Like these projects, our papers adopt a multidisciplinary approach, variously taking their cues from literary theory, phenomenology, the medical humanities, media archaeology, platform studies, and affect theory, and drawing too on the new tools and tactics available to scholars working on and with digital media. Between us we address a range of media and practices, from videogaming and Twitter fiction to YouTube roleplay and digital sousveillance. By addressing developments in these specific fields, our panel aims to broach broader questions regarding the ways in which emergent forms of digital black boxing are shaping identity work and self-expression today.

Coleman, G. (2014).
Hacker, Hoaxer, Whistleblower, Spy: The Many Faces of Anonymous. Verso, London.

Cybulski, A. D. (2014). Enclosures at Play: Surveillance in the Code and Culture of Videogames.
Surveillance & Society,
12(3): 427–32.

De Villiers, N. (2012).
Opacity and the Closet: Queer Tactics in Foucault, Barthes, and Warhol. University of Minnesota Press, Minneapolis.

Galloway, A. R. (2011). Black Box, Black Bloc. In Noys, B. (ed.),

Communization and Its Discontents: Contestation, Critique and Contemporary Struggles.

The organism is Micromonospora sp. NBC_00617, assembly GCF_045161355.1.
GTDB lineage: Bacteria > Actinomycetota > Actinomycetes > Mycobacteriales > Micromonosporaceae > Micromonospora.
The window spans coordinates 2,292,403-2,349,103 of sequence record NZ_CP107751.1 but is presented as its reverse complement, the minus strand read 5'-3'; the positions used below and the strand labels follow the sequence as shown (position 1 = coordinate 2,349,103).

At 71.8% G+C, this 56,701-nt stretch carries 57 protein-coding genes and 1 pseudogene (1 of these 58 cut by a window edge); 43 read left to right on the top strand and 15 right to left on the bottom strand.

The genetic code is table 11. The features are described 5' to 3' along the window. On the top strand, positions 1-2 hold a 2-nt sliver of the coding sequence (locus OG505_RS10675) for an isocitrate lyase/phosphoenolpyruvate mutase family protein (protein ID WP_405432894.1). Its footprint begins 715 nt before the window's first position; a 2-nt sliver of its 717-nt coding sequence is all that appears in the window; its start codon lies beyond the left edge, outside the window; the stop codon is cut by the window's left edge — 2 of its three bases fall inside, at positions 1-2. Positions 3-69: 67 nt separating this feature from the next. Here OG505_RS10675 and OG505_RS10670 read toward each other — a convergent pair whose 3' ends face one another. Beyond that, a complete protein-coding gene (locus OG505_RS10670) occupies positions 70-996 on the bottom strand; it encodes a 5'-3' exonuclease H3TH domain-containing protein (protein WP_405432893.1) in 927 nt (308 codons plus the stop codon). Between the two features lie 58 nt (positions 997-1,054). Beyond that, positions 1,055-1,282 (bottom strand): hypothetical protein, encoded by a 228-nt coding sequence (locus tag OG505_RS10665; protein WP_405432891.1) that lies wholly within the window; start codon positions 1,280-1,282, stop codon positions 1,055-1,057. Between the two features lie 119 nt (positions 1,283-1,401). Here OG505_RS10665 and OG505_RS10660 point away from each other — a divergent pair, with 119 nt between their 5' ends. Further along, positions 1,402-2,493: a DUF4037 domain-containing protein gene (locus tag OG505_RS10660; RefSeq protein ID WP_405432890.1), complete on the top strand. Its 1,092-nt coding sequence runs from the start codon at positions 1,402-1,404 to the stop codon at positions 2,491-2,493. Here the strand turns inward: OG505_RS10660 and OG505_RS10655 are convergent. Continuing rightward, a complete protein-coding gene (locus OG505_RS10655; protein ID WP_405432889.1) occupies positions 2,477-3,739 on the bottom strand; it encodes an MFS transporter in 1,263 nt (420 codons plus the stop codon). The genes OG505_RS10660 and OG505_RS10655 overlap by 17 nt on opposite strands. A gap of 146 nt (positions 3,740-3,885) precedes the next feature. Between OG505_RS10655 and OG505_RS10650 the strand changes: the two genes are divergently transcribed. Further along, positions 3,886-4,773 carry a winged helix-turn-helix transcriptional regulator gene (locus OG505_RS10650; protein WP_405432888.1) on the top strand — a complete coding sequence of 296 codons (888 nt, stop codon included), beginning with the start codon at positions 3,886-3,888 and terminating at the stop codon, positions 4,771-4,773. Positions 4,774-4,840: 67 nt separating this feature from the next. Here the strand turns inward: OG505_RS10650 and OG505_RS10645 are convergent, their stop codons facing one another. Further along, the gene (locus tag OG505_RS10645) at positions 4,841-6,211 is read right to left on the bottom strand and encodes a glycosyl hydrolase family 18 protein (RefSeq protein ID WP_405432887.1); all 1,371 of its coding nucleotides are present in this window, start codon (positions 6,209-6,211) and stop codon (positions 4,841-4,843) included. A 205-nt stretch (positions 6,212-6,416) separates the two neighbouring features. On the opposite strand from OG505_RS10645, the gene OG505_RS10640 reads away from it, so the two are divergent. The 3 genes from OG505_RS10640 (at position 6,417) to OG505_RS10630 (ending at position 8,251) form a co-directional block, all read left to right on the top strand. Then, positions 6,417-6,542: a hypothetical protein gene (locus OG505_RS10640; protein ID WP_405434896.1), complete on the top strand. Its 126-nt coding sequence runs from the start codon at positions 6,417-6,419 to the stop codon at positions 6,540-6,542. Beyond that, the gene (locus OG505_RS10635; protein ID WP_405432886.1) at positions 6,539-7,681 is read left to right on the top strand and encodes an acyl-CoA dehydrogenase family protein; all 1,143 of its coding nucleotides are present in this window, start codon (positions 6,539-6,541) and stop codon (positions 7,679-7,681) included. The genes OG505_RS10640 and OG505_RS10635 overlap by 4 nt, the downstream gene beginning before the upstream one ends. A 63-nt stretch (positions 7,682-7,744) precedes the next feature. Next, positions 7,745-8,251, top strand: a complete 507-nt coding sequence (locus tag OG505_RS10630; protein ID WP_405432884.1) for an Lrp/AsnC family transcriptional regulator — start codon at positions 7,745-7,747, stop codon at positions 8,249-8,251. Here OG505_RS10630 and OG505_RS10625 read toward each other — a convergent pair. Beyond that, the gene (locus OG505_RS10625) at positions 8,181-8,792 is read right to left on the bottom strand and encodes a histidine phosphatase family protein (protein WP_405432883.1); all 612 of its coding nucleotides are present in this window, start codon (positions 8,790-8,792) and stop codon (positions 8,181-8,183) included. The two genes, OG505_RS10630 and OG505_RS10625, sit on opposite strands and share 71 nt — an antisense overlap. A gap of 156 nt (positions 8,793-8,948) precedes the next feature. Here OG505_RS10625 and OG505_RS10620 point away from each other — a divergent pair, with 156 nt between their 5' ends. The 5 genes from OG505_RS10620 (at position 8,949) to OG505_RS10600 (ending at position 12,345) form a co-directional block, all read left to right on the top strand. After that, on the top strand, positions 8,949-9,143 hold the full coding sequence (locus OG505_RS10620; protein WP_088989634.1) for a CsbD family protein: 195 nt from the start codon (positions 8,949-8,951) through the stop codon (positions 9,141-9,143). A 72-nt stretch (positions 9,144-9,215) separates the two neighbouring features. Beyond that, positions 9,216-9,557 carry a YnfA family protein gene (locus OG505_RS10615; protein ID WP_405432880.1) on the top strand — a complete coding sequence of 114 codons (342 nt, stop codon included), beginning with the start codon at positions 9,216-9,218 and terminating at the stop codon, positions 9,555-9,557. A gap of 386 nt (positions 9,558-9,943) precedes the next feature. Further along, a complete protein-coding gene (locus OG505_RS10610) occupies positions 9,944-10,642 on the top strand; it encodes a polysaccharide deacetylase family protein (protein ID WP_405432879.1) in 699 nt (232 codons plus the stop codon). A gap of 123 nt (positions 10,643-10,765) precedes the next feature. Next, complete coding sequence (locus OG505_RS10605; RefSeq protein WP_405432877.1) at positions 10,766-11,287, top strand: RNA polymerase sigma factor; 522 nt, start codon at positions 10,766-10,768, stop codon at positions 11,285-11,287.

London: Minor Compositions / AK Press, pp. 237–49.

Schull, N. D. (2014). Time on Device: Slot Machine Design and the Turn Away from Risk in Gambling. Lecture at McGill University, Montreal. 10 April 2014.

Whitehead, A. (2013). The Medical Humanities: A Literary Perspective. In Bates, V., Bleakley, A. and Goodman, S. (eds),
Medicine, Health and the Arts Approaches to the Medical Humanities. Hoboken, NJ: Taylor and Francis, pp. 107–27.

Paper 1
ASMR Culture and the Reading of the Black-Boxed Self
Gallagher, R.
King’s College London
Autonomous Sensory Meridian Response (ASMR) is a term used by online communities of people who claim to experience states of euphoric, even orgasmic, cranial ‘tingling’ when exposed to certain sensory stimuli. These communities have coalesced via online platforms where participants describe their ASMR experiences and swap media that ‘trigger’ them, typically videos rich in ambient sounds; soft, deliberate speech; meticulous activity, and/or stylized gestures. These sites and practices have in turn spawned a class of ‘ASMRtists’ who produce videos catering to those with the condition, their content ranging from whispered recitations of Eliot’s
The Waste Land to role-plays that see them posing as dentists, witches, or librarians.